A Poison Tree
I was angry with my friend:
I told my wrath, my wrath did end.
I was angry with my foe:
I told it not, my wrath did grow.
And I watered it in fears
Night and morning with my tears;
And I sunned it with smiles,
And with soft deceitful wiles.
And it grew both day and night,
Till it bore an apple bright.
And my foe beheld it shine,
And he knew that it was mine,
And into my garden stole,
When the night had veiled the pole;
In the morning glad I see
My foe outstretched beneath the tree.
A few weeks ago I was having a discussion with someone, and they mentioned they had taken an introductory course, several years prior, in forestry. One of their main take-aways was that there is really no such thing as letting a forest be “natural.” If you, as a forester, decide to clear out brush to reduce forest fires, that is a choice. Similarly, if you do nothing, that too is a choice. Decision through inaction is still a decision. Both approaches have consequences. Which is why forest management is tricky: it requires balancing the wishes of many stakeholders and trying to be a little psychic, in hopes of doing the best thing for the health of the forest.
Every so often I see rumblings on the internet from people who seem to consider themselves modern zen masters that encourage people to do nothing. Or that sometimes the way forward is actually the way back. Or sometimes the best response is no response at all. And so on. And I agree: sometimes those things are true.
And sometimes, I think some people use the convenience of those koans to justify not pushing past their personal limitations, and thus end up making their decision through inaction. An example: pet owners that fail to get medical care for their dog’s open wound. The show Animal Cops is filled with this sort of thing. When confronted, the owners always have an excuse—but their choice has born consequences. Owners may face animal confiscation or criminal charges, but the most important consequence is seen in the poor animal who suffers horribly because of their owner’s inaction.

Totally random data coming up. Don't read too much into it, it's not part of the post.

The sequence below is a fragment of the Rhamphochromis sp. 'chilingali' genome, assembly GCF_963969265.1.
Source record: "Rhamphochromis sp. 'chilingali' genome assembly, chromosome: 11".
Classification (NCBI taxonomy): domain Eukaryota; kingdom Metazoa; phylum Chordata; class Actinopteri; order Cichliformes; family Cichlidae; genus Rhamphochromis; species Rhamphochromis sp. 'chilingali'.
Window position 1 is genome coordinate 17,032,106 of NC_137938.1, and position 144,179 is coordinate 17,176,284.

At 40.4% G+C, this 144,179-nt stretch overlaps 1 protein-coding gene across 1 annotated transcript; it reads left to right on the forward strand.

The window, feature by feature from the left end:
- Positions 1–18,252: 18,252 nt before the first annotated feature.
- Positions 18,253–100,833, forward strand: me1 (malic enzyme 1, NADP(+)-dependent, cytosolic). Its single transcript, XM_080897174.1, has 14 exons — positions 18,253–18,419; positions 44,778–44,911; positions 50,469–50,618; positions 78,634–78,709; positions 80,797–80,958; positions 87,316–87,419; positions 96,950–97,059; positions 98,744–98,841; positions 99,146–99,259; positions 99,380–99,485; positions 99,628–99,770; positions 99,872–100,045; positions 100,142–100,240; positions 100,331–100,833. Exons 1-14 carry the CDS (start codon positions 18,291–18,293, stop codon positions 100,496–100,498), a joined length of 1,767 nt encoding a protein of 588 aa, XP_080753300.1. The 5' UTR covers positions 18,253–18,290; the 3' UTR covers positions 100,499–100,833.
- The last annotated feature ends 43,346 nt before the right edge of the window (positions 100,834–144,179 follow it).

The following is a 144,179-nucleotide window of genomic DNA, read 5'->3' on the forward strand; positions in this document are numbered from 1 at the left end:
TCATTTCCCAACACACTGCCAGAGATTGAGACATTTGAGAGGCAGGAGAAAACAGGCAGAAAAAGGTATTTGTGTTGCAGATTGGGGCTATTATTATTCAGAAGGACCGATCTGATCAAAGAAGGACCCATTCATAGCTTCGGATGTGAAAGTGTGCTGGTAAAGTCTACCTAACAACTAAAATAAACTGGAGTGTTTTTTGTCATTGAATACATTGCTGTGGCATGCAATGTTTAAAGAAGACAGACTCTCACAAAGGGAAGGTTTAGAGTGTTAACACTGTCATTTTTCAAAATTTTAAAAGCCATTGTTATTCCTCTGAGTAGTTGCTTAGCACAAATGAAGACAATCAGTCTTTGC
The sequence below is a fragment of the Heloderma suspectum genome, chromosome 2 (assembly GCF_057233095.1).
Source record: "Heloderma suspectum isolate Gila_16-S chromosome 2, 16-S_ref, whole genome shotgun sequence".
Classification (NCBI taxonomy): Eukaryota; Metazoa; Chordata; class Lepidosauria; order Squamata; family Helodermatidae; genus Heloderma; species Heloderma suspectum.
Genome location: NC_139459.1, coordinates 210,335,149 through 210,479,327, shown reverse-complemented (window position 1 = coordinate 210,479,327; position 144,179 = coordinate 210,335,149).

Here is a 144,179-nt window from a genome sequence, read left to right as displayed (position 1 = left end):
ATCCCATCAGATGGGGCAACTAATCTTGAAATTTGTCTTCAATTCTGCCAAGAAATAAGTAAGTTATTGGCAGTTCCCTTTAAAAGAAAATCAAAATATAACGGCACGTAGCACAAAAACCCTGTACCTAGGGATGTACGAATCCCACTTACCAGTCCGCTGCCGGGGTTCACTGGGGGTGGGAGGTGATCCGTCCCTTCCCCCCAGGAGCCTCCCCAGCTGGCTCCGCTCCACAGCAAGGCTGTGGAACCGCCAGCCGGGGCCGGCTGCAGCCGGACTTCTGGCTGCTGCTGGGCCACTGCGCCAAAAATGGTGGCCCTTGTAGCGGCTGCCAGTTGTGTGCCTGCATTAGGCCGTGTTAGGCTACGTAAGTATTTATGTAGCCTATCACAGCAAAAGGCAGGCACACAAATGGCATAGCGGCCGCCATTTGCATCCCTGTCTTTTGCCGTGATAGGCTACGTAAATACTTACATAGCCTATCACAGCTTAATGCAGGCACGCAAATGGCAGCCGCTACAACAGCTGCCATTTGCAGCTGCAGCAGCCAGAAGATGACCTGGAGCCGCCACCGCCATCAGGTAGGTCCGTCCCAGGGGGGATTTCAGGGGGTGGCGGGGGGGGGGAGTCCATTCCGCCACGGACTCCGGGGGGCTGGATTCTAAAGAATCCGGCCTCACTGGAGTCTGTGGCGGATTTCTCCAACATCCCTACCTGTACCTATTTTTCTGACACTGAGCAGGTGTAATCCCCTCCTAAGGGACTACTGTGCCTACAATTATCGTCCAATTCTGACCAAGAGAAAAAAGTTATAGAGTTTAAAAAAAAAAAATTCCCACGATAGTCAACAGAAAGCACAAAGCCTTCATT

Another example, relating to my favorite William Blake poem (from Songs of Innocence and of Experience), is with interpersonal conflict. If you’ve slighted someone, ignoring the whole situation can make the situation worse, with anger festering until it bears “an apple bright.” Recently I stepped on the figurative toes of a couple coworkers—and whereas in the past I would probably think the worst of myself and just avoid talking to them at all, then they’d probably interpret that as dislike for them and a downward spiral would be born, instead I brought one of them a small present, and found some common ground in a conversation with the other.
Lesson? Don’t let interpersonal conflict fester because it’s easier to do nothing, especially with people who are important to you. Even the act of avoiding an important someone sends them the message that they’re not important at all. And that is awesome fertilizer for growing angry apples.